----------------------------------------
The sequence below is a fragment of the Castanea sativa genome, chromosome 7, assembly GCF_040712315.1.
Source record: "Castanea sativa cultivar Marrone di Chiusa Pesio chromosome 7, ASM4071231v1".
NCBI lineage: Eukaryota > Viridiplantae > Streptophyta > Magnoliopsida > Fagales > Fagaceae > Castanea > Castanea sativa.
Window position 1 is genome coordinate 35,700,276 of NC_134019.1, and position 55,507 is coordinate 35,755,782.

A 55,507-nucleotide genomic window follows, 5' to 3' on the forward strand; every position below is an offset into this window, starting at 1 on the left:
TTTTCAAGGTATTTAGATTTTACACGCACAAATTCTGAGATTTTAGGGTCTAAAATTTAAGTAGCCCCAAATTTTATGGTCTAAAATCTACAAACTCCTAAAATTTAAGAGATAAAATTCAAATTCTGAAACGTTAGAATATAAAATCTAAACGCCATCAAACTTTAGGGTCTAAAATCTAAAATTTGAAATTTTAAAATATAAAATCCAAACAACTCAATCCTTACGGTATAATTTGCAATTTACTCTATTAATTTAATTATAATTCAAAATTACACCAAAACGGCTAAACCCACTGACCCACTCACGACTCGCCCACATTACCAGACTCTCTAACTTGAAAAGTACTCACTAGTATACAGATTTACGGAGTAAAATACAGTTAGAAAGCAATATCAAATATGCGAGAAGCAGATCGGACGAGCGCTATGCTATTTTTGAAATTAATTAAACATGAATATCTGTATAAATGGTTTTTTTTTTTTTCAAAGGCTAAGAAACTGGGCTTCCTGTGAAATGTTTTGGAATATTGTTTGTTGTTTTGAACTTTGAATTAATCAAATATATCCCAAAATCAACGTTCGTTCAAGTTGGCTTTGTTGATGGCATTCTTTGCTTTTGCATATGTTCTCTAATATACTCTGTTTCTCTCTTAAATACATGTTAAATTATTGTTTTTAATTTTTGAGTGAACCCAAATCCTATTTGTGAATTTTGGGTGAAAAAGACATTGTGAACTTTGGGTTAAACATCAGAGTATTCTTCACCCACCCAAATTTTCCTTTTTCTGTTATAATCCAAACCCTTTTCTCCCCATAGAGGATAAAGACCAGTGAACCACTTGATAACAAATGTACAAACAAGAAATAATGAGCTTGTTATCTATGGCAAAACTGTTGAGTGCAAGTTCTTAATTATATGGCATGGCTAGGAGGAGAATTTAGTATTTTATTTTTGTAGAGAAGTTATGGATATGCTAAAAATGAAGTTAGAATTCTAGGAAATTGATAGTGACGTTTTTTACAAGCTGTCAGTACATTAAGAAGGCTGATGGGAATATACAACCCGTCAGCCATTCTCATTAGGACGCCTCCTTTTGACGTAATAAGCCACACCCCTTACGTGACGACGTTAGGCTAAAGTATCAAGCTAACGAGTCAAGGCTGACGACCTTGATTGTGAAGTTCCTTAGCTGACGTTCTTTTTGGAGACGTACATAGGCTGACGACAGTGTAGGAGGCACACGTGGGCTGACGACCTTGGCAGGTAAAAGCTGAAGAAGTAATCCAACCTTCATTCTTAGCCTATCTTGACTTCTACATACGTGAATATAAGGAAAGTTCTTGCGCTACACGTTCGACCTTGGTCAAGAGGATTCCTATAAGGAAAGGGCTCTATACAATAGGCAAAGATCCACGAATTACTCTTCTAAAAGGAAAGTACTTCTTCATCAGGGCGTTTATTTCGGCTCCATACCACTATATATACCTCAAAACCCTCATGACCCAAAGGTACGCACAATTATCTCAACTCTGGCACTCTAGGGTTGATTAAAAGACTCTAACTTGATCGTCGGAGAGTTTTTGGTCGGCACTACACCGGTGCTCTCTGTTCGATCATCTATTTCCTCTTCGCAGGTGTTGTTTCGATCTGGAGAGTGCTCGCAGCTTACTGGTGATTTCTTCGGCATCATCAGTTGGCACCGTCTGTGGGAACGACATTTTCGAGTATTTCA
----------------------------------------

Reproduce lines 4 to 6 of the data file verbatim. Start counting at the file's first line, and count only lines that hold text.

Window position 1 is genome coordinate 35,700,276 of NC_134019.1, and position 55,507 is coordinate 35,755,782.

A 55,507-nucleotide genomic window follows, 5' to 3' on the forward strand; every position below is an offset into this window, starting at 1 on the left:
TTTTCAAGGTATTTAGATTTTACACGCACAAATTCTGAGATTTTAGGGTCTAAAATTTAAGTAGCCCCAAATTTTATGGTCTAAAATCTACAAACTCCTAAAATTTAAGAGATAAAATTCAAATTCTGAAACGTTAGAATATAAAATCTAAACGCCATCAAACTTTAGGGTCTAAAATCTAAAATTTGAAATTTTAAAATATAAAATCCAAACAACTCAATCCTTACGGTATAATTTGCAATTTACTCTATTAATTTAATTATAATTCAAAATTACACCAAAACGGCTAAACCCACTGACCCACTCACGACTCGCCCACATTACCAGACTCTCTAACTTGAAAAGTACTCACTAGTATACAGATTTACGGAGTAAAATACAGTTAGAAAGCAATATCAAATATGCGAGAAGCAGATCGGACGAGCGCTATGCTATTTTTGAAATTAATTAAACATGAATATCTGTATAAATGGTTTTTTTTTTTTTCAAAGGCTAAGAAACTGGGCTTCCTGTGAAATGTTTTGGAATATTGTTTGTTGTTTTGAACTTTGAATTAATCAAATATATCCCAAAATCAACGTTCGTTCAAGTTGGCTTTGTTGATGGCATTCTTTGCTTTTGCATATGTTCTCTAATATACTCTGTTTCTCTCTTAAATACATGTTAAATTATTGTTTTTAATTTTTGAGTGAACCCAAATCCTATTTGTGAATTTTGGGTGAAAAAGACATTGTGAACTTTGGGTTAAACATCAGAGTATTCTTCACCCACCCAAATTTTCCTTTTTCTGTTATAATCCAAACCCTTTTCTCCCCATAGAGGATAAAGACCAGTGAACCACTTGATAACAAATGTACAAACAAGAAATAATGAGCTTGTTATCTATGGCAAAACTGTTGAGTGCAAGTTCTTAATTATATGGCATGGCTAGGAGGAGAATTTAGTATTTTATTTTTGTAGAGAAGTTATGGATATGCTAAAAATGAAGTTAGAATTCTAGGAAATTGATAGTGACGTTTTTTACAAGCTGTCAGTACATTAAGAAGGCTGATGGGAATATACAACCCGTCAGCCATTCTCATTAGGACGCCTCCTTTTGACGTAATAAGCCACACCCCTTACGTGACGACGTTAGGCTAAAGTATCAAGCTAACGAGTCAAGGCTGACGACCTTGATTGTGAAGTTCCTTAGCTGACGTTCTTTTTGGAGACGTACATAGGCTGACGACAGTGTAGGAGGCACACGTGGGCTGACGACCTTGGCAGGTAAAAGCTGAAGAAGTAATCCAACCTTCATTCTTAGCCTATCTTGACTTCTACATACGTGAATATAAGGAAAGTTCTTGCGCTACACGTTCGACCTTGGTCAAGAGGATTCCTATAAGGAAAGGGCTCTATACAATAGGCAAAGATCCACGAATTACTCTTCTAAAAGGAAAGTACTTCTTCATCAGGGCGTTTATTTCGGCTCCATACCACTATATATACCTCAAAACCCTCATGACCCAAAGGTACGCACAATTATCTCAACTCTGGCACTCTAGGGTTGATTAAAAGACTCTAACTTGATCGTCGGAGAGTTTTTGGTCGGCACTACACCGGTGCTCTCTGTTCGATCATCTATTTCCTCTTCGCAGGTGTTGTTTCGATCTGGAGAGTGCTCGCAGCTTACTGGTGATTTCTTCGGCATCATCAGTTGGCACCGTCTGTGGGAACGACATTTTCGAGTATTTCA